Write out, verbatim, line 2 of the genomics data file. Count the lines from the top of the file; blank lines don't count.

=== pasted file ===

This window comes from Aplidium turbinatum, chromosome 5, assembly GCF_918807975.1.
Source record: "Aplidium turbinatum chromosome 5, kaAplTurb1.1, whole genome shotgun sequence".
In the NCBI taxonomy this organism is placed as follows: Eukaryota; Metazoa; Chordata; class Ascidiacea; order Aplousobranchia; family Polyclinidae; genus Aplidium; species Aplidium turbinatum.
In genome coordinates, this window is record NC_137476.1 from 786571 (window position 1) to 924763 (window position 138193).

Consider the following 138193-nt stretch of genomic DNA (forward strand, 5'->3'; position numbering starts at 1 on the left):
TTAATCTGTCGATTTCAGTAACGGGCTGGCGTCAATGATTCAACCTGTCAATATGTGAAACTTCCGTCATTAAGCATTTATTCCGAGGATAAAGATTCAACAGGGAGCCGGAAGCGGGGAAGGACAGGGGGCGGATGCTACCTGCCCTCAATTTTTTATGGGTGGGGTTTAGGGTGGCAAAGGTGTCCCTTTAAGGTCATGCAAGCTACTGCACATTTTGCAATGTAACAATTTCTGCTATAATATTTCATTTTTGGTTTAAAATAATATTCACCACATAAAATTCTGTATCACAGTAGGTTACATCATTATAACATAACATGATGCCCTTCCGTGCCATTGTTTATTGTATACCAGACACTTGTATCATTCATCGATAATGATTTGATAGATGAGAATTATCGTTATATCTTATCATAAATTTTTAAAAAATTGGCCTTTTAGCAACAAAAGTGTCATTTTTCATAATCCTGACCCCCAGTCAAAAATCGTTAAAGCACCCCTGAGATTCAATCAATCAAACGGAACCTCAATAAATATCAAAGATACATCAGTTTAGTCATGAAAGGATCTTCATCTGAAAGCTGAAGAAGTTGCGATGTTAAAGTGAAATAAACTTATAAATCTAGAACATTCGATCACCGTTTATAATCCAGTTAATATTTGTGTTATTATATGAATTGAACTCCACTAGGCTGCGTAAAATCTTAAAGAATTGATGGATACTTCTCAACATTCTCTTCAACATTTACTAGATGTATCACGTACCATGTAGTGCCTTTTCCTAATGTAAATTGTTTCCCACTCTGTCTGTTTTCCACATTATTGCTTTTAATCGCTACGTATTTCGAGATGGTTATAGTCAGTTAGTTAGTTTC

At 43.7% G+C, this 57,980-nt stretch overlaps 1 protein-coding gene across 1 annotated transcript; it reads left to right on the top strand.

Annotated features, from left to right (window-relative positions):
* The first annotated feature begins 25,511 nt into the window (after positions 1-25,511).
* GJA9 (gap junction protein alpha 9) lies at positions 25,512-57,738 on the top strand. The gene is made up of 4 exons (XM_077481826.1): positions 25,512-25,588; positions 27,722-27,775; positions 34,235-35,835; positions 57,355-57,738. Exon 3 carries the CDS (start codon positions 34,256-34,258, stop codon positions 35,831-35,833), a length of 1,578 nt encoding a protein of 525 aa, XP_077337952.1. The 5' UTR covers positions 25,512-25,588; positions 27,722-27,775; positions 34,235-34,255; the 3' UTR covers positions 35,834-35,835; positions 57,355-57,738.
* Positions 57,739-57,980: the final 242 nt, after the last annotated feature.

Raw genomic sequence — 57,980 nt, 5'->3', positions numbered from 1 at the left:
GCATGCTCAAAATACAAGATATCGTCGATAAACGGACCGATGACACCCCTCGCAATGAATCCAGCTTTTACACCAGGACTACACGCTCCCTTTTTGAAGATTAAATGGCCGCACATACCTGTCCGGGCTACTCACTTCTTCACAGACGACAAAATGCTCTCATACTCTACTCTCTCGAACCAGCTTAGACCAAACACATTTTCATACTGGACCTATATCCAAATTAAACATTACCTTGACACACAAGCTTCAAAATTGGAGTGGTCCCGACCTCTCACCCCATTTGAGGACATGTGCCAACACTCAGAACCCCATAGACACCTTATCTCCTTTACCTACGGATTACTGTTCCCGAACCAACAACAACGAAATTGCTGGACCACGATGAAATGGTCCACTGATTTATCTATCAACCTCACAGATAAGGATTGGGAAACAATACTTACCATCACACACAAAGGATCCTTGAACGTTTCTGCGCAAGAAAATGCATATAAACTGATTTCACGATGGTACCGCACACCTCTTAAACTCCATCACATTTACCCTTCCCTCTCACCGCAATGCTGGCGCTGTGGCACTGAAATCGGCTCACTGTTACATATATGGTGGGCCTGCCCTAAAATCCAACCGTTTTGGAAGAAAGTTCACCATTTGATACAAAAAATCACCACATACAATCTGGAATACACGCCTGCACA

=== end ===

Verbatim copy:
Source record: "Aplidium turbinatum chromosome 5, kaAplTurb1.1, whole genome shotgun sequence".